Future Research Goals
A. Psychophysical investigation of outcome differences in speech motor learning
Variability in speech is ubiquitous, yet little is known about the sources of variability, their importance and their neural underpinnings. Sources of variability in speech can be sensory, motor or both and by studying the variability patterns the sensorimotor support mechanisms of speech can be unraveled. A knowledge of variability will further aid in our understanding of motor control issues in speech disorders as evidenced by the emergence of characteristic variability patterns in disordered speech. Until now, there is little research done linking the fundamental sources of variability in speech with the patterns of speech motor control. One of our long-term research goals is to study the origins and structures of variability in speech, their neural foundations and relationship to speech motor control and apply the knowledge gained to understand speech development, age related changes to speech and disorders of motor speech such as stuttering, apraxia and dysarthria.
We expect that there are variability phenotypes in speech, that is, the characteristic variability patterns inherently present in an individual’s speech, and that they can be globally partitioned into sensory and motor variants. The variability phenotypes would capture the sensory and motor supports in speech and show how they vary across the individuals, affected by healthy development or speech disorders.
B. Neural underpinnings
Determining the neural substrates that underlie sensorimotor processes in speech is important for understanding the brain basis for speech motor behaviors and may have clinical implications. One of our goals is to understand the neural basis of the sensorimotor functions outlined above using EEG. we are investigating the neural dynamics of speech motor learning by using the methods of phase synchrony that presumably illuminates the process of information transfer across neuronal populations. The use of neural phase coherence (synchrony) has proven to be successful in elucidating spatio-temporal dynamics of learning and memory and explicitly looks into the time locking between the phases of two oscillations. Essentially, synchrony quantifies the dynamics of coordinated activity across neuronal populations that comprise functional networks, including speech motor control, on a -1.0 – 1.0 scale. Very little is presently known about the brain dynamics of motor speech development and the emerging patterns of neural synchrony in the context of speech motor learning.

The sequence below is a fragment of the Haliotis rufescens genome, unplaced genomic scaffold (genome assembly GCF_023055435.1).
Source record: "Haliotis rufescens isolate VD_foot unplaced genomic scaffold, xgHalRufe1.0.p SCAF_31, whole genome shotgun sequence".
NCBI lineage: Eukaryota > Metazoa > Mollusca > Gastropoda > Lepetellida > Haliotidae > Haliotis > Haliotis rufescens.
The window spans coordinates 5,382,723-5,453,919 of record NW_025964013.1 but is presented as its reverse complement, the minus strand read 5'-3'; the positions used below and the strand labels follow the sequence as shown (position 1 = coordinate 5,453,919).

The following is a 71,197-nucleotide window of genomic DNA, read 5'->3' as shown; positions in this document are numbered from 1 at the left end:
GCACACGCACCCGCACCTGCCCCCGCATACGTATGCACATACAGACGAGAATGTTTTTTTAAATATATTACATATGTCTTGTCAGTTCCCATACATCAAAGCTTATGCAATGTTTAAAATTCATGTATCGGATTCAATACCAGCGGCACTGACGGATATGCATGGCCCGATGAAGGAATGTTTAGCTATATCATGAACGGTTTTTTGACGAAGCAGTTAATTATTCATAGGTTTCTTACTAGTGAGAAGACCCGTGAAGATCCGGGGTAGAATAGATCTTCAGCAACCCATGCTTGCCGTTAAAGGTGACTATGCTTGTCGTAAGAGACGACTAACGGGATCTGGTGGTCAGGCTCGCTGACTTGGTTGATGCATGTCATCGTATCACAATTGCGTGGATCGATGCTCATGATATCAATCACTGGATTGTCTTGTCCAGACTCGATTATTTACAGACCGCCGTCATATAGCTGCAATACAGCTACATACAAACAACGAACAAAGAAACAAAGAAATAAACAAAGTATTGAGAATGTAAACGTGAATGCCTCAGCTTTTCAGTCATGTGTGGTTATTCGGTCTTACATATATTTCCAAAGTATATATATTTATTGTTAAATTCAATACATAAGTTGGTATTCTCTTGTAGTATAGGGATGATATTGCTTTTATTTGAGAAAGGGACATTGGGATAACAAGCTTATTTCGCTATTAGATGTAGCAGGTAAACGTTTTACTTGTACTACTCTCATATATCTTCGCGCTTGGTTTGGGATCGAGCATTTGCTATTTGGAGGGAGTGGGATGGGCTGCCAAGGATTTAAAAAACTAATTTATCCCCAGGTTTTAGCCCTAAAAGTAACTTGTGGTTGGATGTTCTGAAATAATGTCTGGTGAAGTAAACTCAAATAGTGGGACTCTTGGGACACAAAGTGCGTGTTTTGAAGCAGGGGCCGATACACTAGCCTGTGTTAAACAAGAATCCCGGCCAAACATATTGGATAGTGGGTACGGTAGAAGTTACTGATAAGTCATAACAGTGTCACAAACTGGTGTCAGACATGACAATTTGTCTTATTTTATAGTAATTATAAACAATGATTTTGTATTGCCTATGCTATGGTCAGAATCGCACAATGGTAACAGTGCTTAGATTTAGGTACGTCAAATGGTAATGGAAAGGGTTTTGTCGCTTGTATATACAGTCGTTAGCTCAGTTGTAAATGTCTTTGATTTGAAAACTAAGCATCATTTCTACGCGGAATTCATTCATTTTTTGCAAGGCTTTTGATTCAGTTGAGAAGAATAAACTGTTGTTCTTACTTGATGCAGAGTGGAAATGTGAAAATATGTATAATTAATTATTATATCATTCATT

Our approach compliments the more recent progress based on the fMRI neuroimaging techniques in documenting the brain structures and their connectivity patterns that support sensorimotor learning in speech. The fMRI studies provide little insight into the underlying neural dynamics due to the well-known limitation of the fMRI techniques in resolving temporal details. Indeed, a complete understanding of the neural processes that underlie speech would require complementary knowledge of the functional networks of the brain structures involved and of the neural dynamics that these networks support. Methods of neural synchrony have the potential to break new grounds in understanding the neural mechanisms of speech production/perception.
C. Orosensory contributions to dysphagia
Our interest in dysphagia followed recent exciting developments in human motor control in which there is growing realization on the close link between action and perception. In speech also, perception and production are increasingly found to be tightly integrated. By contrast, little research has been done that examines the relationship between swallow motor function and oral sensation, although we suspect a strong relationship between the two. We started pursuing this research objective with late Dr. Jeri Logemann at Northwestern University that has evolved in a full-fledged research endeavor in collaboration with Dr. Barbara Pauloski at University of Wisconsin at Milwaukee.